Now, despite this, majorities in both houses would actually pass all necessary legislation – if they could vote on it – but they can’t. You know how the Senate’s filibuster rules have become perverted so that 60 votes are needed to pass anything except Mother’s Day resolutions. But the House now has a “majority of the majority” rule: nothing can come to a vote unless backed by the majority of Republicans. Thus, in effect, 27% of the whole House has a veto. And those are the Tea Party Republicans most subject to the primal primary fear discussed above. They don’t mainly care about the future of the country or the world or even, for that matter, the Republican party. They care mainly about primary challenges.

I have written much about America’s long-term fiscal problem. In brief, we cannot keep borrowing ever larger sums to pay out ever more government benefits to ever more people with ever fewer working and paying taxes. Especially if – when – interest rates rise from current near-zero levels.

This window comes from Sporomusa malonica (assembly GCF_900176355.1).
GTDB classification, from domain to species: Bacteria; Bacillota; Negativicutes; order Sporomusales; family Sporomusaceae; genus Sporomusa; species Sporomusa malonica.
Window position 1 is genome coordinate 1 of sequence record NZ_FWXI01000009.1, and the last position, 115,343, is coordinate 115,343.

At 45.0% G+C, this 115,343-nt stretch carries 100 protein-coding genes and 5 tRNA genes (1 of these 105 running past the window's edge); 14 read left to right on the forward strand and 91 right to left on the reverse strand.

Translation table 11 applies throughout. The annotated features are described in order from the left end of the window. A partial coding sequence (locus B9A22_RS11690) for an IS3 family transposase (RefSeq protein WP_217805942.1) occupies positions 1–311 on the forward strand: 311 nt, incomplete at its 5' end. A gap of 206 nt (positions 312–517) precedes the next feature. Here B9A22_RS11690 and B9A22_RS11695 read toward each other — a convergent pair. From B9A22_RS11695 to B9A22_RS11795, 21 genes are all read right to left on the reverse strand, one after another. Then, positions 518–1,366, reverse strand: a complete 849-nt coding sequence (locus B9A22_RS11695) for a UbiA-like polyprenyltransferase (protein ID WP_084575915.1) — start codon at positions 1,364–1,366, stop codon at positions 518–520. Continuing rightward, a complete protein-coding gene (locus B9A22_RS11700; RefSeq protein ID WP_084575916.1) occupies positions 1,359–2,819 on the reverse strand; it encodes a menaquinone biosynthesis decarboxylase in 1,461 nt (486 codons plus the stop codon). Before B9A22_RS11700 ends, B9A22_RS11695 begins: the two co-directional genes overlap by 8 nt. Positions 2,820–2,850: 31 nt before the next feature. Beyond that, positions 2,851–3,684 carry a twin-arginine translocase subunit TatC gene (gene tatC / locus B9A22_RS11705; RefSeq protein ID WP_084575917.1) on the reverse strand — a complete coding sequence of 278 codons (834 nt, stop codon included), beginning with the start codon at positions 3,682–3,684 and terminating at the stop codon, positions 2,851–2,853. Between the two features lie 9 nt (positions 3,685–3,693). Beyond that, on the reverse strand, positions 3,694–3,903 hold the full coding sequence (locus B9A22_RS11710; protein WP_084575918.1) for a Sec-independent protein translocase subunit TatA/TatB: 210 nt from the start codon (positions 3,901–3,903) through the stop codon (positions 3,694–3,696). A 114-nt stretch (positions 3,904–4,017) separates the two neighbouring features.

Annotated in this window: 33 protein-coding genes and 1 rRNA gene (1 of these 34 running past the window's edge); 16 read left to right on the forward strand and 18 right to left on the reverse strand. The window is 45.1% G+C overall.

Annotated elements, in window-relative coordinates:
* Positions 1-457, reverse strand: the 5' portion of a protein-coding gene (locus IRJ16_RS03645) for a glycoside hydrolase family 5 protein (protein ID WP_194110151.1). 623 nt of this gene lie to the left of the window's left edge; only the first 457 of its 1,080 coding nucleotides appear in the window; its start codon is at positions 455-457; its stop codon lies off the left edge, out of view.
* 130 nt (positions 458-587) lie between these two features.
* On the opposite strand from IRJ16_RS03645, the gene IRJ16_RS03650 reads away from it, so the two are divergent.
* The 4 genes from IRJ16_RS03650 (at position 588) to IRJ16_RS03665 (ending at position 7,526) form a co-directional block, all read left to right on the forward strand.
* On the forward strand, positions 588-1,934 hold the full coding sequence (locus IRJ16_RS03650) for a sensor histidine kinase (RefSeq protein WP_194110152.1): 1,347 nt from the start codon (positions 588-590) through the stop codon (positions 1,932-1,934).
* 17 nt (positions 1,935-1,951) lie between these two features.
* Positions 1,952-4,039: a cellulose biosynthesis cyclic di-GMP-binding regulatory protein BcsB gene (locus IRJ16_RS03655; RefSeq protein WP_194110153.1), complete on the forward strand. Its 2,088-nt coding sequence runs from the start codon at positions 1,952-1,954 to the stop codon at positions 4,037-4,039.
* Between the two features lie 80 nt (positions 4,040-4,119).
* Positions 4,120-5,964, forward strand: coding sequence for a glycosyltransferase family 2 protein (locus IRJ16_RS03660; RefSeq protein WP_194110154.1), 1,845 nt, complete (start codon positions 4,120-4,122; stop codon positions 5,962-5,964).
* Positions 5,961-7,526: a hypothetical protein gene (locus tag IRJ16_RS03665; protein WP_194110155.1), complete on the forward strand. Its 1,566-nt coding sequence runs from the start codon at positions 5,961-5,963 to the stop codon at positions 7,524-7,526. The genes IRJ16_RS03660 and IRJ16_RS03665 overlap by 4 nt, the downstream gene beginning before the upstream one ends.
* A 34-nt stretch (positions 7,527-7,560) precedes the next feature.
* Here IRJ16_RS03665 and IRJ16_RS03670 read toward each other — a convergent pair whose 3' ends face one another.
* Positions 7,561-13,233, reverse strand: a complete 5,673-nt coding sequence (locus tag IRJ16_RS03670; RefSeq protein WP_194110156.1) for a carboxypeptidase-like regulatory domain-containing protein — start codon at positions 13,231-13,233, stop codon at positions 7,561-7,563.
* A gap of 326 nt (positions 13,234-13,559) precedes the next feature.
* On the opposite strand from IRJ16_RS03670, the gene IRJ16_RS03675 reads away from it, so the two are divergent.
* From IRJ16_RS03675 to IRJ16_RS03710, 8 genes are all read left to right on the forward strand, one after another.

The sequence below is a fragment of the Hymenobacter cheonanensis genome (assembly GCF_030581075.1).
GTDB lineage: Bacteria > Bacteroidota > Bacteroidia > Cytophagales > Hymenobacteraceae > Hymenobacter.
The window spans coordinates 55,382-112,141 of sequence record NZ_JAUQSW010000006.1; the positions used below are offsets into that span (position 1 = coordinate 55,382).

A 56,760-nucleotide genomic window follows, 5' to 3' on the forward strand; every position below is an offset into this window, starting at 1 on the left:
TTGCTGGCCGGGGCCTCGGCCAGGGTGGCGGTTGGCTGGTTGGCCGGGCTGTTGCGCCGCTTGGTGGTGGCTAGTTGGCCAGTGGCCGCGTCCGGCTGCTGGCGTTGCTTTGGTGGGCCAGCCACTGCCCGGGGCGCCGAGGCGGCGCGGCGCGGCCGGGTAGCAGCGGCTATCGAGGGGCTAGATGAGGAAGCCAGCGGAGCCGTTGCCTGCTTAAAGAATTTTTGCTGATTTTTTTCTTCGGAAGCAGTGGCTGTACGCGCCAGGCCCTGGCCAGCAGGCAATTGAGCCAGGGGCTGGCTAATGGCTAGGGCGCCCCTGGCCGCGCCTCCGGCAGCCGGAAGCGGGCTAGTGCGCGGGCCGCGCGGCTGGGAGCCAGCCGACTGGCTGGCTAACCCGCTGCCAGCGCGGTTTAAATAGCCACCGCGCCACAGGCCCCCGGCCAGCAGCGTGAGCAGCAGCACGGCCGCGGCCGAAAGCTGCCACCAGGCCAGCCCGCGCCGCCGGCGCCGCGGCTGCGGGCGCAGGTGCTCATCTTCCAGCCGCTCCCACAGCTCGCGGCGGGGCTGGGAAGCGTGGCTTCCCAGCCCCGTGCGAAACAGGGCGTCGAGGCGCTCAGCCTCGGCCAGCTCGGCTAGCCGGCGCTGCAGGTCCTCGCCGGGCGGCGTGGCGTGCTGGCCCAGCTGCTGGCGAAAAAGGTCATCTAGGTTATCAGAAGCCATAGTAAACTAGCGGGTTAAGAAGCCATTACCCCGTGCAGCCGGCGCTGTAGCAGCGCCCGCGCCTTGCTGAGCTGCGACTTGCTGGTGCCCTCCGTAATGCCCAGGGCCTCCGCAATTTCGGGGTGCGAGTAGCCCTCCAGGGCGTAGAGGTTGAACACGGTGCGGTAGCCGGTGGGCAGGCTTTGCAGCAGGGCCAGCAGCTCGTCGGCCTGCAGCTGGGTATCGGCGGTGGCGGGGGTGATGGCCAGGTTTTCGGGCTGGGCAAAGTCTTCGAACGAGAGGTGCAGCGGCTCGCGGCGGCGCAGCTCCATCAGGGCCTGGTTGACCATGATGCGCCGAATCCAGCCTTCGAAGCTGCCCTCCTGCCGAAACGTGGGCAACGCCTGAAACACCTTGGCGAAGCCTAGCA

This was what, in the halcyon time of a couple of years ago, the recurring budgetary and debt ceiling crises were actually about. But that was then. Now Republicans seem to have funked that battle; gotten so balled up in their ideological frenzy that they’ve lost the thread of the narrative. In today’s Washington stand-off, the long term fiscal crisis seems forgotten. Maybe Republicans have just given up – after all, in the last deal, they got completely rolled, giving in to the Democrats on taxes while getting nothing in return.

images-3So now instead they’re on this quixotic quest to undo Obamacare – for which they don’t have the votes – yet trying to simply blackmail Democrats into something they can’t possibly agree to. Republicans seem to know they can’t prevail, but to feel they must “fight the good fight” to propitiate their base.

Yet President Obama and the Democrats are far from blameless. Democrats, for all their pious verbiage, love the shut-down – as a stick to beat Republicans and perhaps recapture the House. Further, Obama is supposed to be the national leader, and ultimately the buck stops with him. Meantime, forcing Obamacare through without a single Republican vote was a travesty, and a singular cause of the present crisis. But his bigger sin is his feckless complacency toward the looming fiscal smash-up, that has so worsened during his stewardship. Obama repeatedly blew off opportunities to achieve a “grand bargain” to tackle this long range crisis (starting with the Simpson-Bowles plan). Unknown-1Had he behaved responsibly before, we wouldn’t be in this fix today. The whole thing is really his fault. President Obama will leave office like the engineer jumping off a train rushing toward collision.